My experience is far from recent, but when I decided to go to graduate school, I was undecided between a Ph.D. program in biology or an MBA at the time. As such, I took both the GRE and GMAT and got very mediocre scores on both. Once I researched the prospects for the Ph.D. more and saw that it was likely to be a longer, unpleasant, and far more expensive road versus what I was going to earning at the end, I decided on the MBA. I signed up for the Princeton Review (circa 1995/1996), and if nothing else, it provided me with the discipline to study more for the test each night after a long day of work every day. Ultimately, my score went up about 100 points. In my case, I did great at the math portion, but sucked at verbal, though oddly enough the essay was my strongest section.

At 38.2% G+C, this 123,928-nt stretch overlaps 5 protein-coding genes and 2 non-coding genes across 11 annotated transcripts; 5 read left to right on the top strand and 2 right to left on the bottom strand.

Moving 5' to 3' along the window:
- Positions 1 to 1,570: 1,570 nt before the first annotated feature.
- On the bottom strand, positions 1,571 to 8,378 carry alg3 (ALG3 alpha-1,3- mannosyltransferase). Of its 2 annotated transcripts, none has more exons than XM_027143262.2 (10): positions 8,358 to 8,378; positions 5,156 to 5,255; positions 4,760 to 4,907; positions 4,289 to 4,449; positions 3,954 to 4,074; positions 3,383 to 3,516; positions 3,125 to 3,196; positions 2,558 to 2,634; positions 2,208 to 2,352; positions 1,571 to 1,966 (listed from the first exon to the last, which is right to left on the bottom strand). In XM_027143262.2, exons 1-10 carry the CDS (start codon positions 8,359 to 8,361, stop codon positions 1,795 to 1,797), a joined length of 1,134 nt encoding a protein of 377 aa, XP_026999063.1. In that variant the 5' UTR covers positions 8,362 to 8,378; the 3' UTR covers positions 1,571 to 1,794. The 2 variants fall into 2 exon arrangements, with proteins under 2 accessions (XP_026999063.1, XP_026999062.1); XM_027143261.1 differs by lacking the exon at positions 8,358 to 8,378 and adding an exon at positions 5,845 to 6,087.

If you have the time and discipline to study with a self-help book, I’m convinced you don’t need any of these services. Like anything else, the more familiar you are with the test questions, their format and layout, the timing, and the type of tricks they use that make you pick wrong answers, the better your performance will be. Perhaps the only thing where self help might be an issue is the essay portion, but I’m not so sure the Princeton Review people were any better at providing advice and scoring that than a friend or family member would be.